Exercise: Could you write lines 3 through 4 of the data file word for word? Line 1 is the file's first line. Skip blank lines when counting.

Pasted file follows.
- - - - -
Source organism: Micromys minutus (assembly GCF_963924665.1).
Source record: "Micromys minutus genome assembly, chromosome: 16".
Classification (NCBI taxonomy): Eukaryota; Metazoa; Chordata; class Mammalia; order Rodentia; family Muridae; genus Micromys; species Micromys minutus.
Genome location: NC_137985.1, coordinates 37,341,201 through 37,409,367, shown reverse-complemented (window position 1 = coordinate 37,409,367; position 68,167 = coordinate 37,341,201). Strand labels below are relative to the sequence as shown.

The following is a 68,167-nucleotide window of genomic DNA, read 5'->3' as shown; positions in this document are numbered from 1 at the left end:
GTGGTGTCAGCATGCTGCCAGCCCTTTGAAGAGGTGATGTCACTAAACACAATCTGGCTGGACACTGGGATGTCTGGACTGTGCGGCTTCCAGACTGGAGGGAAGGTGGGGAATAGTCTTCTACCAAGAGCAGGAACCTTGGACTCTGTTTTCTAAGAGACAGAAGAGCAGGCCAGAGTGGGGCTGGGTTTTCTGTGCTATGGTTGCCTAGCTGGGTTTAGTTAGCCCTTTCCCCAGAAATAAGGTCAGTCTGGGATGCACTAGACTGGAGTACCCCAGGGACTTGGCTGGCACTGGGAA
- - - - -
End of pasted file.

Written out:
Classification (NCBI taxonomy): Eukaryota; Metazoa; Chordata; class Mammalia; order Rodentia; family Muridae; genus Micromys; species Micromys minutus.
Genome location: NC_137985.1, coordinates 37,341,201 through 37,409,367, shown reverse-complemented (window position 1 = coordinate 37,409,367; position 68,167 = coordinate 37,341,201). Strand labels below are relative to the sequence as shown.